Lookalikes, contortionists, mattress testers and Netflix subtitlers.
In this section we interview people with a non-standard answer to the standard question: What are you actually doing?
This time Vera Beers (34), circus teacher.
A world full of wonders, where fantasy comes to life and art, theater and music merge into a colorful whole: that is the circus for circus teacher Vera Beers.
"Everyone is welcome in the circus," she says.
"It is a place where boundaries are sought and normal, everyday reality is transcended. And as a circus teacher I can help develop the talent of others. That makes me proud."
As a little girl, Beers loved the circus and dreamed of becoming a trapeze girl or a clown.
She practiced gymnastics, diving and took trampoline lessons.
The stage also attracted her at a young age.
"Theater, song and dance: I loved it all."
'Everyone is welcome'
During her study Social Pedagogy, Beers did an internship at Circus Elleboog, where she rediscovered her passion and continued education.
Beers has now been able to call herself a circus teacher for about ten years and she gives workshops at schools, after-school care and in neighborhood and sports centers.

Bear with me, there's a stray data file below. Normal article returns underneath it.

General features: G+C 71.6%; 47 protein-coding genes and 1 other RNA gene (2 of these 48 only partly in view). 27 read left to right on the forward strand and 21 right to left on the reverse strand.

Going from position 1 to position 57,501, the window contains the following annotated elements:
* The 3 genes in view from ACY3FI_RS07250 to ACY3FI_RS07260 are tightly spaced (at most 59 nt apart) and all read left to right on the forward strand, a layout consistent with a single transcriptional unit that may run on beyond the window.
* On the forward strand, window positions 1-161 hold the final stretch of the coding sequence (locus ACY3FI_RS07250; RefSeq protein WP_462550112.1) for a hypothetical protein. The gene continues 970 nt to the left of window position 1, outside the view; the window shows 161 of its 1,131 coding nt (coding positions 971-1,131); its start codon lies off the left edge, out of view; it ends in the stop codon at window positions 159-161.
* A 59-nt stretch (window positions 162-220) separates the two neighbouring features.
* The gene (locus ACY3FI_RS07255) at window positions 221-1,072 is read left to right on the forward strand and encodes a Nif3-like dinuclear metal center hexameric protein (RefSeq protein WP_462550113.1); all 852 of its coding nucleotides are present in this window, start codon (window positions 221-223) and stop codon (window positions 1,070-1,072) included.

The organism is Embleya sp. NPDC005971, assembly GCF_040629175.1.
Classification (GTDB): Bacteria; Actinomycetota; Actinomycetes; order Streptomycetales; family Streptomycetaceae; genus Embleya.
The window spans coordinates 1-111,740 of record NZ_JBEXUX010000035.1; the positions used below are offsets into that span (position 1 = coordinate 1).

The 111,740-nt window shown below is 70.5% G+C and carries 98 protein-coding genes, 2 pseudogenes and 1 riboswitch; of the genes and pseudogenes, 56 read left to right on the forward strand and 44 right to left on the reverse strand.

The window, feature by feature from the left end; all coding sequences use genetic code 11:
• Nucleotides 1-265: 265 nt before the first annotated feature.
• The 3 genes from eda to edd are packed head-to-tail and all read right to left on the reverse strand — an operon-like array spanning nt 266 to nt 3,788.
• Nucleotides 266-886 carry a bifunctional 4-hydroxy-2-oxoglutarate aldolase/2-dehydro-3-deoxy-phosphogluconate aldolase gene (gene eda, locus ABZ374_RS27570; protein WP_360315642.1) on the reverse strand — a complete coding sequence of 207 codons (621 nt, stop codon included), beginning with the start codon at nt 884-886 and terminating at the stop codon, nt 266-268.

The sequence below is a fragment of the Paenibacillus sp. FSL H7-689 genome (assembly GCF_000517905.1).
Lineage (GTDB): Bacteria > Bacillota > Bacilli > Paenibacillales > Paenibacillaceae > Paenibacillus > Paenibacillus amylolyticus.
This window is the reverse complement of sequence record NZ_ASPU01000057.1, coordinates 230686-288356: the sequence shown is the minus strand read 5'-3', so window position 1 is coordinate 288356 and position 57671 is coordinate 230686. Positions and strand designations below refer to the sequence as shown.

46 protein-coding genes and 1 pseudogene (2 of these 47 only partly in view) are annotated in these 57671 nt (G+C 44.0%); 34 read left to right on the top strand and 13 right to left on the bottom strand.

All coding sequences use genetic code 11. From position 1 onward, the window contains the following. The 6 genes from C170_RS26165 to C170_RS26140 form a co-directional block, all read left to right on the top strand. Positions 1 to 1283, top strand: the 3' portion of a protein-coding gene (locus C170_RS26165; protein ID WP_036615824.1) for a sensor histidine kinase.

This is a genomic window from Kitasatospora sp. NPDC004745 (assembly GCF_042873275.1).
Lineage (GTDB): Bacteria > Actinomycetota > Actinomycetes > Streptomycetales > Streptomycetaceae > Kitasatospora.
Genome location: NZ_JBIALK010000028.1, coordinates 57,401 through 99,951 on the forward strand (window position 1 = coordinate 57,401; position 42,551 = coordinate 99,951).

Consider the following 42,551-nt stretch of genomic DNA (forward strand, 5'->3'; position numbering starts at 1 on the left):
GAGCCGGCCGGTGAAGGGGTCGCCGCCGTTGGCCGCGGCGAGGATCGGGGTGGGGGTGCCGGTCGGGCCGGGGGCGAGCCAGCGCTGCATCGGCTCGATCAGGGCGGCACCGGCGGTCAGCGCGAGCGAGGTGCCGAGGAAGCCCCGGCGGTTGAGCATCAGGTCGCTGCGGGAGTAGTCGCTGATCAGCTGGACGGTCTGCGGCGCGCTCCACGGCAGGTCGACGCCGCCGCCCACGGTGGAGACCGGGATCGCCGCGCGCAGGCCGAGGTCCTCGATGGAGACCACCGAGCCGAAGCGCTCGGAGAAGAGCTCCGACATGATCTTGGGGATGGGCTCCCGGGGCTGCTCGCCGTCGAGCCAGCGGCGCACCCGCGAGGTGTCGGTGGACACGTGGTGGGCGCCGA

"Discovering new things together, being allowed to do crazy and being able to relax is a great pleasure for most students."
Most of her students are children between the ages of four and twelve.
She also sporadically gives workshops to teenagers and adults.
Beers: "But everyone is welcome! You can also participate perfectly with a disability. There is always a role for you."
In her workshops various circus disciplines are discussed: from juggling to aerial acrobatics (or Tissu).
What's the hardest?
"That is difficult to say", says Beers.
"Each discipline has its own levels. Dancing with cloths and juggling is probably the fastest to learn. To do a falling trick in the tissu (cloths) is the most difficult, physically. But juggling four balls is also challenging!"
The circus as a wonderful world
Beers knows from experience that the circus stimulates the imagination of many.
Laughing: "Children sometimes want to know if I also have lions at home and can spit fire. Or I get questions such as 'Do you also live in a caravan?'
or 'Are you going to travel further?' “As far as Beers is concerned, these questions confirm that the circus is a wonderful world, a place where everything is possible and which stimulates the imagination.
Although the circus is known for its extravagance, its classes are also about staying close to yourself.
"Children and adults alike find it exciting in the beginning," says Beers.
"But they often come off completely in the long run. Discovering new things together, being able to do crazy things and being able to relax brings most students a lot of fun. But: nothing is necessary. You can also sit on the sidelines, observe and assist."
Beers would recommend a circus workshop if you want to escape the daily grind.
"Circus challenges you both physically and mentally. You learn to create and discover where your limits and your talents lie."
Are people more than once surprised when you tell them about your profession?
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